Legislature faces another struggle over long-term budget plan

Legislative Finance Director David Teal testifies before the Senate Finance Committee in April 2017. Teal estimates Gov. Walker’s budget includes a $672 million gap for the coming year, even with a draw from permanent fund earnings. (Photo by Skip Gray/360 North)

The Legislature is faced with the same dilemma it’s had for the past three years: how to pay for the state budget when oil and gas revenue can no longer cover the costs. The biggest focus is on a plan that would draw from Alaska Permanent Fund earnings.

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The House and Senate both passed versions of legislation to draw from permanent fund earnings last year. While they didn’t iron out their differences over Senate Bill 26, rising oil prices and production have shrunk the gap between what the state spends and what it brings in.

But both chambers have taken positions that will make it difficult to pass a combined plan this year. The Senate majority wants a permanent fund draw, and would then wait to see if more changes will be needed in the future. The House wants to balance the budget in the next couple of years, even if it takes a new tax on income or oil and gas production.

“We need more revenue. I mean, we need to balance our income and our expenses,” Homer Republican Rep. Paul Seaton, a member of the mostly Democratic House majority, said.

Seaton is concerned that permanent fund dividends will shrink further without a broad-based tax like a tax on income, as well as higher oil and gas taxes.

“For people to have any security that there is a permanent fund dividend, when you start taking money out of the earnings reserve of the permanent fund, they need some security in that (dividend amount), and knowing what that’s going to be,” Seaton said.

Soldotna Republican Sen. Peter Micciche said the House majority has concentrated on the potential downsides of budget projections, in order to argue for new taxes. He said the Senate is more optimistic.

“We do not want to overcapitalize with taxes today,” Micciche said. “There’s a very good chance we’re not going to need them. And had we passed one three or four years ago, we would likely be overcapitalized today by a sum greater than a couple of hundred million dollars.”

Micciche said the two chambers should agree on where they have common ground – that is, drawing money from permanent fund earnings.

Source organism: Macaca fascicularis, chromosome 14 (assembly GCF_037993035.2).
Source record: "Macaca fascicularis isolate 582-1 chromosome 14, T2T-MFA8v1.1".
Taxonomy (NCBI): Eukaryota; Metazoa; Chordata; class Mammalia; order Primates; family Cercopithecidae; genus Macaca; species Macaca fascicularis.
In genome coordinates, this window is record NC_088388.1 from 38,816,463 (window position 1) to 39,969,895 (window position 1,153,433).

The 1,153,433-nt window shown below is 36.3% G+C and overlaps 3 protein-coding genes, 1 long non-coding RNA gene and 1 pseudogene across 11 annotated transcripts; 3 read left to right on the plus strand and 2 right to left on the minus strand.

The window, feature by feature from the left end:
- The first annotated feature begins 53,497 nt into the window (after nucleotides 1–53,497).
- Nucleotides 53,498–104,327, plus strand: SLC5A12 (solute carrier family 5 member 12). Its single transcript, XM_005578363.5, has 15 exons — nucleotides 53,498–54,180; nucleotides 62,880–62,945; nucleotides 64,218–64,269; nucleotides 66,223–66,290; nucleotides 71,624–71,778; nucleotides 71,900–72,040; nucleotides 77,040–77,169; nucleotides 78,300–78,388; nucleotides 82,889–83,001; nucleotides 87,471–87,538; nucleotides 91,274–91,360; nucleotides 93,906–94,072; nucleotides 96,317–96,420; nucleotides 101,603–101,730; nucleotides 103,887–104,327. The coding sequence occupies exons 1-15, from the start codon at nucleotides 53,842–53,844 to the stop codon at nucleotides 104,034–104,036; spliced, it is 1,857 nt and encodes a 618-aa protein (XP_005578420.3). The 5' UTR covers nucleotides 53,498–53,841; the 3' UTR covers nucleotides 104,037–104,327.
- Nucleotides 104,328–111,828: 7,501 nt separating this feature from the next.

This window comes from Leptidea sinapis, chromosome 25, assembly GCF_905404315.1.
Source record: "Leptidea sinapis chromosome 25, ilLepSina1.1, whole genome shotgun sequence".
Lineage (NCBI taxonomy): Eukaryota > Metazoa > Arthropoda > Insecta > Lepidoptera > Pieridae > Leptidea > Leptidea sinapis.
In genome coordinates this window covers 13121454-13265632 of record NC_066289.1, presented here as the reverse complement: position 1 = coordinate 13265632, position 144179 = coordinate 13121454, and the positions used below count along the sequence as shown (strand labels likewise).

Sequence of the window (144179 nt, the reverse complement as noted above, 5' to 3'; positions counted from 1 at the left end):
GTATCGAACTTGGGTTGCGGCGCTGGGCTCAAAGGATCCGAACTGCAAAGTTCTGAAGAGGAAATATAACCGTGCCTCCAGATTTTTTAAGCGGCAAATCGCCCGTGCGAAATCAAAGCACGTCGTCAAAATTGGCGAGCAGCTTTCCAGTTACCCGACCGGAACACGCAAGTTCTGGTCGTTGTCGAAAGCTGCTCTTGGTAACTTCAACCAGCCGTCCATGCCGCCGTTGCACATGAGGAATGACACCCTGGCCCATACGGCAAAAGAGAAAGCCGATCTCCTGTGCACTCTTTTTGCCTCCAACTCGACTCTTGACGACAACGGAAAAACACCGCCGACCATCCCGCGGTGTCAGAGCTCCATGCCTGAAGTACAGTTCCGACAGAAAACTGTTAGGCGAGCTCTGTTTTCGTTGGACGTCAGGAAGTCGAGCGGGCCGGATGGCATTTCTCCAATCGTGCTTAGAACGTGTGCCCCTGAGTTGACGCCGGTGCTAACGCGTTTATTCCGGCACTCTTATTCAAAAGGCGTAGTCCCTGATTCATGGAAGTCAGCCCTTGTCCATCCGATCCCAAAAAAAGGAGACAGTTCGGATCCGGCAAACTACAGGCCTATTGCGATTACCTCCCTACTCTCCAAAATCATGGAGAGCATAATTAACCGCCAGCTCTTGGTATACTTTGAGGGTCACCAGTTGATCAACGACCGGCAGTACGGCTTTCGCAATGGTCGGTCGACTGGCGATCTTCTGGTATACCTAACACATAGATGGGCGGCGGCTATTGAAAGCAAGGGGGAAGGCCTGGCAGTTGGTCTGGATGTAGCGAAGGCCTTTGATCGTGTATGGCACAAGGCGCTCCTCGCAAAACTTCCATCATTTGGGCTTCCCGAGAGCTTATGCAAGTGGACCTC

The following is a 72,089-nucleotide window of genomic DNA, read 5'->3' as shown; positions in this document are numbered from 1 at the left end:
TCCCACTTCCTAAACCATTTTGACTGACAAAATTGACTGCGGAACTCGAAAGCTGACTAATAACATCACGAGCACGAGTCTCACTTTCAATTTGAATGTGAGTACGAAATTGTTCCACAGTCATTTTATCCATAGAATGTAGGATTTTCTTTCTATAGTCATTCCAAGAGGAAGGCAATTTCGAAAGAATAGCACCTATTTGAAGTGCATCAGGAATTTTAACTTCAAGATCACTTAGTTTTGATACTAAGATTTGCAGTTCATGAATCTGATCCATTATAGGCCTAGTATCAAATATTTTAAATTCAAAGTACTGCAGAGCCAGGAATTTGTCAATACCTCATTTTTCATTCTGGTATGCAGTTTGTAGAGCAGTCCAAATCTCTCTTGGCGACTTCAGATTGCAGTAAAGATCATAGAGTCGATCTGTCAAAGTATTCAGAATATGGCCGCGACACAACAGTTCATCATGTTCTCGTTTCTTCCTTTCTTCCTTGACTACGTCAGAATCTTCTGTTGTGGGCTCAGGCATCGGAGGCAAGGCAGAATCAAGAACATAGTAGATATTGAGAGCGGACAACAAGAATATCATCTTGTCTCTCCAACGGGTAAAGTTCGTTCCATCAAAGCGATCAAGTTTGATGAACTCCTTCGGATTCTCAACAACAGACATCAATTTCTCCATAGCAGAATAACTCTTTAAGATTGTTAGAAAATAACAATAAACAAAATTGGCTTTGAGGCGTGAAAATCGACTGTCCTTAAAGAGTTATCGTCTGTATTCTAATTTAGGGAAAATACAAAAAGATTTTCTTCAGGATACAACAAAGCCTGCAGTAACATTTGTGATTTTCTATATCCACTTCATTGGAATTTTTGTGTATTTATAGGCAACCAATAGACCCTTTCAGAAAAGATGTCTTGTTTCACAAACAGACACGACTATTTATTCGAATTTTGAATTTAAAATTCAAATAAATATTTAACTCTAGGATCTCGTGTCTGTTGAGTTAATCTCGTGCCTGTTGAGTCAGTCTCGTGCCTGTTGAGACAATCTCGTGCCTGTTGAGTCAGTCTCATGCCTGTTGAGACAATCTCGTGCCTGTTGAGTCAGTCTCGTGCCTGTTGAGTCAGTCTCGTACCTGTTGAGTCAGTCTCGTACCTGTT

“If you look at what we want to do on discipline regarding the growth of the cost of this government – at inflation or lower – into the future, the reality of it is the fund grows much faster,” Micciche said. “And within a relatively short time, in perpetuity you would never have the need of a broad-based tax in the state of Alaska. I think that’s a worthwhile goal.”

One factor that could keep the two sides apart is the challenge in defining exactly what the size of the deficit is.

Legislative Finance Division director David Teal, a nonpartisan expert on the budget, said Gov. Bill Walker proposed a budget with a projected gap of $672 million between spending and oil royalties and taxes – if the Legislature passed a permanent fund earnings draw.

Micciche said there are a few factors that would drive the number down, including rising oil royalties.

Teal said it could benefit the Legislature to agree on the scope of the budget hole they’re trying to close.

“You want to avoid the situation that we had years ago, when the House had a revenue forecast, the Senate had a revenue forecast and the governor had a revenue forecast,” Teal said. “And when you’re in that situation, and the constitution requires a balanced budget, what are you balancing to?”

The House and Senate haven’t agreed on how much money they need to raise. In addition, they have different ideas on how large permanent fund dividends should be – the House has proposed $1,250, while the Senate proposed $1,000. And there also are differences on how large of a draw the permanent fund earnings can sustain.

Teal said agreeing on goals can help frame the discussion.

“Until people can agree on a set of outcomes that are acceptable to them, you’re going to have people differing on their opinion of whether an action fixes the problem,” Teal said.

And looming over all of this is an election that will determine the governor, half of the 20 senators and all 40 House members.

Lawmakers acknowledge that without a plan this year, the Legislature could make an unplanned draw on fund earnings to close the budget gap.